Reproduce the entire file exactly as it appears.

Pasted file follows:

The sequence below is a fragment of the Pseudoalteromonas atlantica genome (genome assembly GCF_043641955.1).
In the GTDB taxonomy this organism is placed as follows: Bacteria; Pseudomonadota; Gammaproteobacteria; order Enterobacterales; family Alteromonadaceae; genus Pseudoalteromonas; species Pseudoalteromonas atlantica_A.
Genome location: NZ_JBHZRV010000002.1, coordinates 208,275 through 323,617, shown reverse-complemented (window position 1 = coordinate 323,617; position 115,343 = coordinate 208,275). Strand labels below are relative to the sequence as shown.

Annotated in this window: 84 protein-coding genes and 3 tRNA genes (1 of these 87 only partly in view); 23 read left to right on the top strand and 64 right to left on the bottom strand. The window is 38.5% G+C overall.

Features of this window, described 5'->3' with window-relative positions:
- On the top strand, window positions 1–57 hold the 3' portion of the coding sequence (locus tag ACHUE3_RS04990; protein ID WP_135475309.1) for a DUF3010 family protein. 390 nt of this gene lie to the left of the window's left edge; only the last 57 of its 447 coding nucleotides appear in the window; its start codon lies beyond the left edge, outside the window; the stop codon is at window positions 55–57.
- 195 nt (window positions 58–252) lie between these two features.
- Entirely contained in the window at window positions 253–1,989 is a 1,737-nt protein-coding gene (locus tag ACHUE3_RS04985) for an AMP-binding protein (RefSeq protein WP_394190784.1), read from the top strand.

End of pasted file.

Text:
The sequence below is a fragment of the Pseudoalteromonas atlantica genome (genome assembly GCF_043641955.1).
In the GTDB taxonomy this organism is placed as follows: Bacteria; Pseudomonadota; Gammaproteobacteria; order Enterobacterales; family Alteromonadaceae; genus Pseudoalteromonas; species Pseudoalteromonas atlantica_A.
Genome location: NZ_JBHZRV010000002.1, coordinates 208,275 through 323,617, shown reverse-complemented (window position 1 = coordinate 323,617; position 115,343 = coordinate 208,275). Strand labels below are relative to the sequence as shown.

Annotated in this window: 84 protein-coding genes and 3 tRNA genes (1 of these 87 only partly in view); 23 read left to right on the top strand and 64 right to left on the bottom strand. The window is 38.5% G+C overall.

Features of this window, described 5'->3' with window-relative positions:
- On the top strand, window positions 1–57 hold the 3' portion of the coding sequence (locus tag ACHUE3_RS04990; protein ID WP_135475309.1) for a DUF3010 family protein. 390 nt of this gene lie to the left of the window's left edge; only the last 57 of its 447 coding nucleotides appear in the window; its start codon lies beyond the left edge, outside the window; the stop codon is at window positions 55–57.
- 195 nt (window positions 58–252) lie between these two features.
- Entirely contained in the window at window positions 253–1,989 is a 1,737-nt protein-coding gene (locus tag ACHUE3_RS04985) for an AMP-binding protein (RefSeq protein WP_394190784.1), read from the top strand.